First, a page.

Open Door Clinic Holds Volunteer Training Session


Photo courtesy of Ashley Laux

The Open Door Clinic in Middlebury offers free healthcare services to community members who are un- or underinsured. A volunteer training session for the clinic was held on Saturday, Oct. 7.


Staff-members of the Open Door Clinic (ODC) arrived at the Axinn Center to train students to become future volunteers and interpreters on Saturday, Oct. 7. The ODC, according to its mission, “provides access to quality healthcare services, free of charge, to those who are uninsured or underinsured and who meet financial ability guidelines.” 

Their services “are provided in a compassionate, respectful and culturally sensitive manner until a permanent healthcare provider can be established.” The ODC’s office is located in a trailer adjacent to the Porter Medical Center in Middlebury. Since its inception in 1993, the ODC has expanded its operations, offering seven clinics per month.

Open Door Clinic staffers Julia Doucet, Josh Lanney, and Christiane Kobuko, led the volunteer training session, which lasted from 9:30 a.m to 11:00 a.m. At the beginning, students were given folders containing extensive information about the ODC’s mission and operations and were required to complete a questionnaire.

Volunteer roles available for students included medical provider as an EMT,  clinic reception, website design and technological assistance, administrative projects, J-term intern, Spanish and English translation and transcripts, and bilingual medical interpreter. A slideshow, presented by ODC staffers, gave an overview of the clinic’s funding and patient demographics, and provided a comprehensive background on the migrant workers who comprise 60 percent of the clinic’s patients. The presenters also highlighted barriers for migrant workers in receiving care.

Specialized training for medical interpreters lasted from 11 a.m to 4 p.m. The beginning of the session was spent disproving several myths about the reality of medical interpretation. For example, while family, friends, or any bilingual person can be thought of as sufficient at being a medical interpreter, several problems can arise, such as role reversal, editing, accuracy mistakes, guilt, omission and confidentiality.

Another myth included the idea that interpreters should interpret literally. What’s required, ultimately, is that the idea and context behind someone’s message is clearly conveyed. The students were also presented a formula to keep in mind: “Bilingual proficiency in medical terminology + a complex set of interpreting skills + the skilled use of ethical principles = qualified medical interpreter.” The rest of the training session focused on role-playing, where methods of interpretation were tested on the spot.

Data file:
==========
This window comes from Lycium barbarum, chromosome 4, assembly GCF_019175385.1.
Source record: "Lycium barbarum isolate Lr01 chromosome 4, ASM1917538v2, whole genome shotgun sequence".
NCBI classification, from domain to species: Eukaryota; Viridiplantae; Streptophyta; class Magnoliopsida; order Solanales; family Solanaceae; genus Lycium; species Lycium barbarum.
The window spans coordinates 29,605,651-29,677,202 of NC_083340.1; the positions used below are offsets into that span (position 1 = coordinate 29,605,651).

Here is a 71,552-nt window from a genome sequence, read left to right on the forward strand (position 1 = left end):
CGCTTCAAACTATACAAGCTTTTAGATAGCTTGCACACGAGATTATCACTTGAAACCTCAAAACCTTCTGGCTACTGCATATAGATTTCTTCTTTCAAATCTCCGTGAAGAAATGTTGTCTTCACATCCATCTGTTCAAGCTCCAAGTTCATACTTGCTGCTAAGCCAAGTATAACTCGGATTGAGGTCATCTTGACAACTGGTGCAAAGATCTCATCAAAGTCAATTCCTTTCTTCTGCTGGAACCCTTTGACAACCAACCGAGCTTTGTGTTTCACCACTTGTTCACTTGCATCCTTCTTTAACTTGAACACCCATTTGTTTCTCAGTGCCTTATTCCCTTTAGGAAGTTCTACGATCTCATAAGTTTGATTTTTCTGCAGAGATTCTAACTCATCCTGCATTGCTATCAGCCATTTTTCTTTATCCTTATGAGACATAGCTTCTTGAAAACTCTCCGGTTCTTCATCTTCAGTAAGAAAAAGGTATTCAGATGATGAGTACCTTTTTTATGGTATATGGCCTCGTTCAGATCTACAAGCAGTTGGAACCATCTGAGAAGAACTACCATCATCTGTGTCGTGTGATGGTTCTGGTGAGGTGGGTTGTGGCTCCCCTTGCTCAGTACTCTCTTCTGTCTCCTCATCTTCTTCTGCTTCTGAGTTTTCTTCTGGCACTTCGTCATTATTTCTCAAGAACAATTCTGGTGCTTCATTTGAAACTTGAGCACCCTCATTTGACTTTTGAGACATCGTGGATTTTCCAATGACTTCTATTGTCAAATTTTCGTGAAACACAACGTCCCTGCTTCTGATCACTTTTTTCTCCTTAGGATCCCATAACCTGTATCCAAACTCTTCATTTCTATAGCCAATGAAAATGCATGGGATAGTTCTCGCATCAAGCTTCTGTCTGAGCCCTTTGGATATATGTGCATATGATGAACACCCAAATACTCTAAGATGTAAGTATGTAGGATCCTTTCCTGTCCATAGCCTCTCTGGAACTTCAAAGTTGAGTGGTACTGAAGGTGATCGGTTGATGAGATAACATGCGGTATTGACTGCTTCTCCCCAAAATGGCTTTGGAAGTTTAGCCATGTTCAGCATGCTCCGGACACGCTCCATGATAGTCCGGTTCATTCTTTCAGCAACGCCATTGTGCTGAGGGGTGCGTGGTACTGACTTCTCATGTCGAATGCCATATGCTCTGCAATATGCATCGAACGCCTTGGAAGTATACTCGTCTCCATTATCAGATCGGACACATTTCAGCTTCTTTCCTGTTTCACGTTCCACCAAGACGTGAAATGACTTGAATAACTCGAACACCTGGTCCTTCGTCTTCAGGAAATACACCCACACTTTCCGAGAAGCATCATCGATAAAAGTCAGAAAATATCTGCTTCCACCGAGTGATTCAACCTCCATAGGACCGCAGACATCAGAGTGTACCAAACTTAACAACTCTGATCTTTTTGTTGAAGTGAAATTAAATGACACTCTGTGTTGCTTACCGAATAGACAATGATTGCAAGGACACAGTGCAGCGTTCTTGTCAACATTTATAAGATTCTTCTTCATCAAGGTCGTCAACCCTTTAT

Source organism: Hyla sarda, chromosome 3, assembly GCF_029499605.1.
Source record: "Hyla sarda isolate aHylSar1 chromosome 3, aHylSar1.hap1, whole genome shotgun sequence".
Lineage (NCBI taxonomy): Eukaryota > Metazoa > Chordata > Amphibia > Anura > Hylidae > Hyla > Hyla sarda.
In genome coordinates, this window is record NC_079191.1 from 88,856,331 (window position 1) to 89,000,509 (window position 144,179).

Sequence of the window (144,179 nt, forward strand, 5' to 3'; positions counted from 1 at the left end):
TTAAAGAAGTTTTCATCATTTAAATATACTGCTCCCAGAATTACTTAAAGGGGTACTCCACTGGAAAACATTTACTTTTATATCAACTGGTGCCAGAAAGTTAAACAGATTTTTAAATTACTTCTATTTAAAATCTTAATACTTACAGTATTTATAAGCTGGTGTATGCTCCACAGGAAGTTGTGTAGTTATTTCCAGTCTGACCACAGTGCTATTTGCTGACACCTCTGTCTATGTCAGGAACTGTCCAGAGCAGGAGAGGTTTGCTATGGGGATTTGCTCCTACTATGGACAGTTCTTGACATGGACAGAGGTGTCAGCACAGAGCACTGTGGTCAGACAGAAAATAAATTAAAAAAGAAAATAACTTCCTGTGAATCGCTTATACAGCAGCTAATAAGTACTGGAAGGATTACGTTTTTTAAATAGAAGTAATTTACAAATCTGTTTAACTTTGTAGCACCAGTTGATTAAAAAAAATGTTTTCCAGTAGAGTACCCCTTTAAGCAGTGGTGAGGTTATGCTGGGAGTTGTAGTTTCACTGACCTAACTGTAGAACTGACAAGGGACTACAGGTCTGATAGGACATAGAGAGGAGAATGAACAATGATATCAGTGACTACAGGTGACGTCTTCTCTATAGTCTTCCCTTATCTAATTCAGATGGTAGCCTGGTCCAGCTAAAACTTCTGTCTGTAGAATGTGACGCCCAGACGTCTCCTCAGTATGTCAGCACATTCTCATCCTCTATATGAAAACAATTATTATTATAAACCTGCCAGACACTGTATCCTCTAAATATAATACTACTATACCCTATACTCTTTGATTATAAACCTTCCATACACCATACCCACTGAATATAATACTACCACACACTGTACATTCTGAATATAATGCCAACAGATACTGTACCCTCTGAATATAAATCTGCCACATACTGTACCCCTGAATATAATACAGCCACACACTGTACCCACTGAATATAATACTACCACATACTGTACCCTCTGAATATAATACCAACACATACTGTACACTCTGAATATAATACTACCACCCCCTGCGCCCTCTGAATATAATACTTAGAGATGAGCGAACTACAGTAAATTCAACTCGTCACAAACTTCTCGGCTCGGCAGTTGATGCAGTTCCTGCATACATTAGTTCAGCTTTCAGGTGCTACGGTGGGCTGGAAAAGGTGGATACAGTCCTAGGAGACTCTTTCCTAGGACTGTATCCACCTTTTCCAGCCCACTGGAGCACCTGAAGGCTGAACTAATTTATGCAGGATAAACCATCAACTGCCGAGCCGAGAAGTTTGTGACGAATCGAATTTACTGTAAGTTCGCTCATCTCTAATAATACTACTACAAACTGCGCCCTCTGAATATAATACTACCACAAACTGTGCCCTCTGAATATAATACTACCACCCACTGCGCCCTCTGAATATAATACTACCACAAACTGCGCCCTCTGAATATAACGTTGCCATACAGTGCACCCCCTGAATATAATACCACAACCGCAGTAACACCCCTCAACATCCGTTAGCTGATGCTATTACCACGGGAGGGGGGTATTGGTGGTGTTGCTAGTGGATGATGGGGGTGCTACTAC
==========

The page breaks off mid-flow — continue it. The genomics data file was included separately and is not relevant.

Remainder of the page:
“Our office and Middlebury College work closely with the Open Door Clinic, and I would say we really appreciate the learning opportunities for students, and how students can make a positive impact for our local community,” said Ashley Laux, associate director of the Center for Community Engagement, when asked to describe the relationship between the college and the ODC.

“For at least five years, we’ve been offering trainings on campus, sometimes for general volunteer positions, and sometimes more specifically for medical interpreter positions,” Laux said. “It’s a rare opportunity to be in a really intimate client-doctor setting, and so that’s why quite a bit of training goes into it.”

“Students have been serving as paid summer interns [at the Open Door Clinic] since the summer of 2013, and that’s through Addison County privilege and poverty internship program,” Laux said. “Middlebury College pays their salary, but they work full-time for the full summer at the Open Door Clinic, which is a wonderful opportunity for them to immerse themselves in the work that the Open Door Clinic does.”

“Our relationship with the Center for Community Engagement is very important,” said Josh Lanney, patient services coordinator at the Open Door Clinic. “They provide us with an intern every year, which is invaluable help to us when none of the volunteers are around.”

“[Volunteerism] requires professionalism, reliability and then, more than a lot of other things, cultural competency, which is kind of an abstract term which refers to treating everybody like people,” Lanney said, when asked about the qualities the ODC looks for in volunteers.

“As far as student volunteers go, and who we’re looking for, the Open Door Clinic provides excellent mentoring opportunities to the students who volunteer with us. They are given a lot more roles and responsibilities than if they were to volunteer for any other organization,” Lanney said.

“I believe that the service through the Open Door Clinic helps students meet community-based needs,” Laux said. “The second half of the CCE’s mission is to strengthen communities, and so helping the Open Door clinic fulfill their mission is strengthening the local communities.”